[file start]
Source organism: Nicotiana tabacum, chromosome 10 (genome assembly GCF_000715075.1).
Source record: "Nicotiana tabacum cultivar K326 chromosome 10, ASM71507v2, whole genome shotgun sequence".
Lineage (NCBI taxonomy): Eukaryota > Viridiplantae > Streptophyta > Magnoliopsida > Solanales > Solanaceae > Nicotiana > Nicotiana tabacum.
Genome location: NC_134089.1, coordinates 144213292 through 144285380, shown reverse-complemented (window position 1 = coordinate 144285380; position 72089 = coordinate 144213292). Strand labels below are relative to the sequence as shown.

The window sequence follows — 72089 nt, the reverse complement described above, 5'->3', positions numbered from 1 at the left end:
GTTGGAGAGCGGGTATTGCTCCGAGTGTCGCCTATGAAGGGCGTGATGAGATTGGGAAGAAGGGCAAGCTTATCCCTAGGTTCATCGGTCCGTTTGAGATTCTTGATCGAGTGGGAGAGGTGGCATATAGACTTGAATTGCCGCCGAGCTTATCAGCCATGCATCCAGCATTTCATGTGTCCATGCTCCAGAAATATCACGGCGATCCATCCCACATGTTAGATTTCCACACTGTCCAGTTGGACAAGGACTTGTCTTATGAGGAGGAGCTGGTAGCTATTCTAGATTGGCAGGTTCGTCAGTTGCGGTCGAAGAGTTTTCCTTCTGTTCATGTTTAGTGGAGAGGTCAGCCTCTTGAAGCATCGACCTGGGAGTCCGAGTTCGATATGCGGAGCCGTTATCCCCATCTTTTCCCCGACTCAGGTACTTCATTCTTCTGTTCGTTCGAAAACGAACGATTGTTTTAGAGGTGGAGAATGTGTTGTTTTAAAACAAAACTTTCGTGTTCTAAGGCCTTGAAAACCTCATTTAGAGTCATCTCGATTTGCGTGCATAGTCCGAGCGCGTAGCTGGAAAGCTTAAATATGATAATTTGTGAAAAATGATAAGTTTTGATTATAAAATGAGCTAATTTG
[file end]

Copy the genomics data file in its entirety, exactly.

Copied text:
Source organism: Nicotiana tabacum, chromosome 10 (genome assembly GCF_000715075.1).
Source record: "Nicotiana tabacum cultivar K326 chromosome 10, ASM71507v2, whole genome shotgun sequence".
Lineage (NCBI taxonomy): Eukaryota > Viridiplantae > Streptophyta > Magnoliopsida > Solanales > Solanaceae > Nicotiana > Nicotiana tabacum.
Genome location: NC_134089.1, coordinates 144213292 through 144285380, shown reverse-complemented (window position 1 = coordinate 144285380; position 72089 = coordinate 144213292). Strand labels below are relative to the sequence as shown.

The window sequence follows — 72089 nt, the reverse complement described above, 5'->3', positions numbered from 1 at the left end:
GTTGGAGAGCGGGTATTGCTCCGAGTGTCGCCTATGAAGGGCGTGATGAGATTGGGAAGAAGGGCAAGCTTATCCCTAGGTTCATCGGTCCGTTTGAGATTCTTGATCGAGTGGGAGAGGTGGCATATAGACTTGAATTGCCGCCGAGCTTATCAGCCATGCATCCAGCATTTCATGTGTCCATGCTCCAGAAATATCACGGCGATCCATCCCACATGTTAGATTTCCACACTGTCCAGTTGGACAAGGACTTGTCTTATGAGGAGGAGCTGGTAGCTATTCTAGATTGGCAGGTTCGTCAGTTGCGGTCGAAGAGTTTTCCTTCTGTTCATGTTTAGTGGAGAGGTCAGCCTCTTGAAGCATCGACCTGGGAGTCCGAGTTCGATATGCGGAGCCGTTATCCCCATCTTTTCCCCGACTCAGGTACTTCATTCTTCTGTTCGTTCGAAAACGAACGATTGTTTTAGAGGTGGAGAATGTGTTGTTTTAAAACAAAACTTTCGTGTTCTAAGGCCTTGAAAACCTCATTTAGAGTCATCTCGATTTGCGTGCATAGTCCGAGCGCGTAGCTGGAAAGCTTAAATATGATAATTTGTGAAAAATGATAAGTTTTGATTATAAAATGAGCTAATTTG